B2B PR Insights

How we help logistics, tech, and fintech innovators achieve their B2B communication and public relations objectives, as well as a look at how our small business is working to achieve its sustainability goals by thinking big.

It’s not ethical. Fact.

What’s the difference between ethics and morals?

In my opinion, that’s not ethical.

You’ve probably heard someone say something along these lines before, but the reality is that ethics aren’t based on opinions, they’re based on guidelines and facts.

What people think are “ethics” are really their own morals; opinions based on what they believe to be right and wrong.

Ethics are actually based on a strict code of conduct and are factual, to a degree.

A code of conduct will provide guidelines that are aimed to prevent hatred and abuse, embellishment, deception and bribery, to name a few.

They can be produced by organisations for their own businesses, or by governing bodies or associations of industries.

You can read Meantime’s Code of Conduct by clicking here.


Although factual, that’s not to say lines still can’t get blurry sometimes when it comes to ethics:

What do you do if your boss asks you to lie?

Well of course I wouldn’t.

But what if that lie meant that you were protecting the company from a PR disaster?

Ah, I’m not sure now.

Do you discuss a tender with your flatmate that’s under NDA?

No. NDA means NDA.

But what if your flatmate was telling others about the tender? Would you let them know it’s under NDA and shouldn’t be discussed?


Do you tell your employer if your colleague tells you, they’re moving jobs to a competitor?

Well, I have an obligation to tell my employer as it might be damaging for the business, but my colleague has told me in confidence… what is the right thing to do?


Ethical dilemmas happen all the time and it’s our job as professionals to decipher what the best course of action is, using your chosen code of conduct as a guide.


So why should you bother making sure your ethics are in check?

As your reputation and the responsibility you carry begins to grow, you need to ensure you have an ethical foundation. Or it will probably bite you in the bottom.

With social media making the world we live in ever smaller; the littlest thing can become a massive deal.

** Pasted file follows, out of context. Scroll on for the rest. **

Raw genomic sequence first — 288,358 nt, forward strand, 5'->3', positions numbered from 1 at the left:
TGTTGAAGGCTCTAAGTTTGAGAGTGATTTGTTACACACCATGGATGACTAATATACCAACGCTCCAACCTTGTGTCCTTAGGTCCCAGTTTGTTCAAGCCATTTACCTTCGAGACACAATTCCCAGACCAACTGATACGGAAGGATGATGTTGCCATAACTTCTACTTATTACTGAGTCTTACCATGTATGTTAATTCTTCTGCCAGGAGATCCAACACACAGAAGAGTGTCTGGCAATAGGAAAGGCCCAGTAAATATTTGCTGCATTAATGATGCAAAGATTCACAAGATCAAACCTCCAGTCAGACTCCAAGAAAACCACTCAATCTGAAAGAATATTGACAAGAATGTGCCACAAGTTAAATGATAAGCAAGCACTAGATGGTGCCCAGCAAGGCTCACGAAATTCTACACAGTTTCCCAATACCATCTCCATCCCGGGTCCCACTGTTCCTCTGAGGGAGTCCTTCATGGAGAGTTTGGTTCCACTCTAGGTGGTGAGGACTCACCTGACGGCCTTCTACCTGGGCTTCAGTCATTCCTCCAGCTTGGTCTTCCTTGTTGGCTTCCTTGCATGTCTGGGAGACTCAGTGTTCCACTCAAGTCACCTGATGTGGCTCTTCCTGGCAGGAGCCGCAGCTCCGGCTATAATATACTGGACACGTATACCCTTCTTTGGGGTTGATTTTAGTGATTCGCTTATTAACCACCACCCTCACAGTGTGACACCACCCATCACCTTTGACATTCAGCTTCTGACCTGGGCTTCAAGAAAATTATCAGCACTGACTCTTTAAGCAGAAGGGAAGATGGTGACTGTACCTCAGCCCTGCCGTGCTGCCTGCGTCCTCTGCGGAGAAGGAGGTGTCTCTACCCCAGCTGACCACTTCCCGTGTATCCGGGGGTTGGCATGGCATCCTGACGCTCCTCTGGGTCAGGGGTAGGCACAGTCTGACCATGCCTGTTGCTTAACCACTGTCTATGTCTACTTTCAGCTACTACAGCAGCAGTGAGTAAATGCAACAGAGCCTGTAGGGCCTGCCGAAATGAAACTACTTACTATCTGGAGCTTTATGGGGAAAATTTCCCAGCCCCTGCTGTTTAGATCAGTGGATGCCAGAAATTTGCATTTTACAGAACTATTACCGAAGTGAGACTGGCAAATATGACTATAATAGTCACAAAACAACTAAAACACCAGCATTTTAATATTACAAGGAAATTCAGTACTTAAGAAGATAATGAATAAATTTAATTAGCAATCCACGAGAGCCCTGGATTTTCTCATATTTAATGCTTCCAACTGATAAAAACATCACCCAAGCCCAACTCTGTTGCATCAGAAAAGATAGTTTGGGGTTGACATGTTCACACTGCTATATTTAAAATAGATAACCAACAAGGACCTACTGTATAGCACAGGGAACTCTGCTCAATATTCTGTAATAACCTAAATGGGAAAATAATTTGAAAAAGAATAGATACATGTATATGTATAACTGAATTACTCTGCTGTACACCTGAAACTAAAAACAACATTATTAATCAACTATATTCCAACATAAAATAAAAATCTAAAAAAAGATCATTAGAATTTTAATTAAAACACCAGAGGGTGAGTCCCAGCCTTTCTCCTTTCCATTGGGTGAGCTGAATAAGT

There’s nowhere to hide when something goes wrong and rightly so, brushing something under the carpet doesn’t make the cut anymore, our standards and expectations of organisations have elevated.

Having your ethics aligned will make sure that you negate issues before they happen as much as possible.

Things will of course still come up, as is the way of the world, and when that does happen make sure you have your crisis communications in order.

Read our blog about crisis communications here to learn more about planning them.


The next time you’re in a situation where you’re unsure of how to proceed, wouldn’t it be helpful to have a guide? That’s what your code of conduct is for.

If you think it’d be nice to have a guide to refer to, I’m sure at least 50% of the people around you feel the same way.

If this blog has made you think about how to include ethics within your organisation, send us a note at hello@meantime.global, we’d love to help.

Thanks so much to our fantastic teacher Claire Walker and the PRCA for the Ethics in PR and Communications training we recently did as part of the Meantime Training Academy.

About the author

Emma Murray

Emma was born in the year the Beatles broke up. She set up Meantime in 2008 after a 15 year career reporting on the supply chain and logistics industries. She is an NCTJ-trained reporter and an award-winning editor. She studied Middle Eastern Archaeology and Akkadian, although she has to admit her cuneiform is probably a little rusty these days. She was once an archaeologist working in Syria and Jordan, and has been an English language teacher. She has lived at one time or another in Jerusalem and Aleppo, as well as Paris and Brussels, where she went to school and learnt to speak French.